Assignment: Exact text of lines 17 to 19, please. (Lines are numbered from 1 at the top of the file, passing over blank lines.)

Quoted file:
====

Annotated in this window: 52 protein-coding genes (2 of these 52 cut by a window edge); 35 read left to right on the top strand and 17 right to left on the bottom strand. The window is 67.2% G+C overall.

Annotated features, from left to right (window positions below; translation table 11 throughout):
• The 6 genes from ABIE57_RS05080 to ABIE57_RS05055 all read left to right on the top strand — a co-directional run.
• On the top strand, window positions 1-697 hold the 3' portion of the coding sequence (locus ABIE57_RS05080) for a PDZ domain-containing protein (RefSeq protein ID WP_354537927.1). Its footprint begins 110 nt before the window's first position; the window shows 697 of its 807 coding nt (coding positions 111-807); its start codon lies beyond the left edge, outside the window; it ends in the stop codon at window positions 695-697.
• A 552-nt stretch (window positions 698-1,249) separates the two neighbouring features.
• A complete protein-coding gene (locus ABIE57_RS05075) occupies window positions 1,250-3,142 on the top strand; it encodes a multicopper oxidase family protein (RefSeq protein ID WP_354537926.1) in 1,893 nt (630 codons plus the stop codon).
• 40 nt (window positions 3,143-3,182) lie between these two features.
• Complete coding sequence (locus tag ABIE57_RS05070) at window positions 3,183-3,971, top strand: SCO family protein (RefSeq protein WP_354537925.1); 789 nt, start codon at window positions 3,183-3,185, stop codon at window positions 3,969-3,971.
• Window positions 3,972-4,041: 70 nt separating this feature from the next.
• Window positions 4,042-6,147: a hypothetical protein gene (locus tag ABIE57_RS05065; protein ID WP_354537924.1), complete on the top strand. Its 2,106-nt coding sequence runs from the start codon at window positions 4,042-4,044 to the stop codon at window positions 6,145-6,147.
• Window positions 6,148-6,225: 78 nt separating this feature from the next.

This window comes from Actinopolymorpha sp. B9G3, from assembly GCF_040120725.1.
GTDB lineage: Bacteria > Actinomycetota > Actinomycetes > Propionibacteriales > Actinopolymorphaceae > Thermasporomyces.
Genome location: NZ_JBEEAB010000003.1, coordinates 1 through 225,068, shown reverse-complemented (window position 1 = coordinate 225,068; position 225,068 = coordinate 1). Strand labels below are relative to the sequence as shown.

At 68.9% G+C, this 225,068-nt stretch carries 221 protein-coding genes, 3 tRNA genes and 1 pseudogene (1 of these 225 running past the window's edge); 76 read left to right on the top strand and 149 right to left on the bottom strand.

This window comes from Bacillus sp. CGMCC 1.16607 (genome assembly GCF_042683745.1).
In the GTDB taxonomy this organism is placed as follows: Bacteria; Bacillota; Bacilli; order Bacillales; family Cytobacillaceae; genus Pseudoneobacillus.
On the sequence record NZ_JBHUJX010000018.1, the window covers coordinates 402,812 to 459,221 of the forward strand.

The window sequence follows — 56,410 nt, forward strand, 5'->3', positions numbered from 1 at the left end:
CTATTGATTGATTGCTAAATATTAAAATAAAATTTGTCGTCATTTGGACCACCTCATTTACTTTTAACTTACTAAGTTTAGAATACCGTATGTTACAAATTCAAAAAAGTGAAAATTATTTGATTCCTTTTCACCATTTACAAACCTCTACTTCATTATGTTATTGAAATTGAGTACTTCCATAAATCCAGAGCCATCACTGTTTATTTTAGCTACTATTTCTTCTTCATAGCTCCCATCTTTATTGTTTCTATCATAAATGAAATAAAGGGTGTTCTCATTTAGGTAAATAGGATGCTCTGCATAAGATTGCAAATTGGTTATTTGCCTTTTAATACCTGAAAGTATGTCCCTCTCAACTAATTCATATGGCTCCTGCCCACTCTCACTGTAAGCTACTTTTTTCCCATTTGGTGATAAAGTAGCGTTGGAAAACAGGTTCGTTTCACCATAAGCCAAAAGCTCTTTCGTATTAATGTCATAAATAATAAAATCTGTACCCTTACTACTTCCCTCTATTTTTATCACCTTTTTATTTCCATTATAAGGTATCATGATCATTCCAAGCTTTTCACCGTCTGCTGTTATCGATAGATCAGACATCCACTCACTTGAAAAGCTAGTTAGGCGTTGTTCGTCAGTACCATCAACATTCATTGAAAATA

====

In the GTDB taxonomy this organism is placed as follows: Bacteria; Bacillota; Bacilli; order Bacillales; family Cytobacillaceae; genus Pseudoneobacillus.
On the sequence record NZ_JBHUJX010000018.1, the window covers coordinates 402,812 to 459,221 of the forward strand.

The window sequence follows — 56,410 nt, forward strand, 5'->3', positions numbered from 1 at the left end: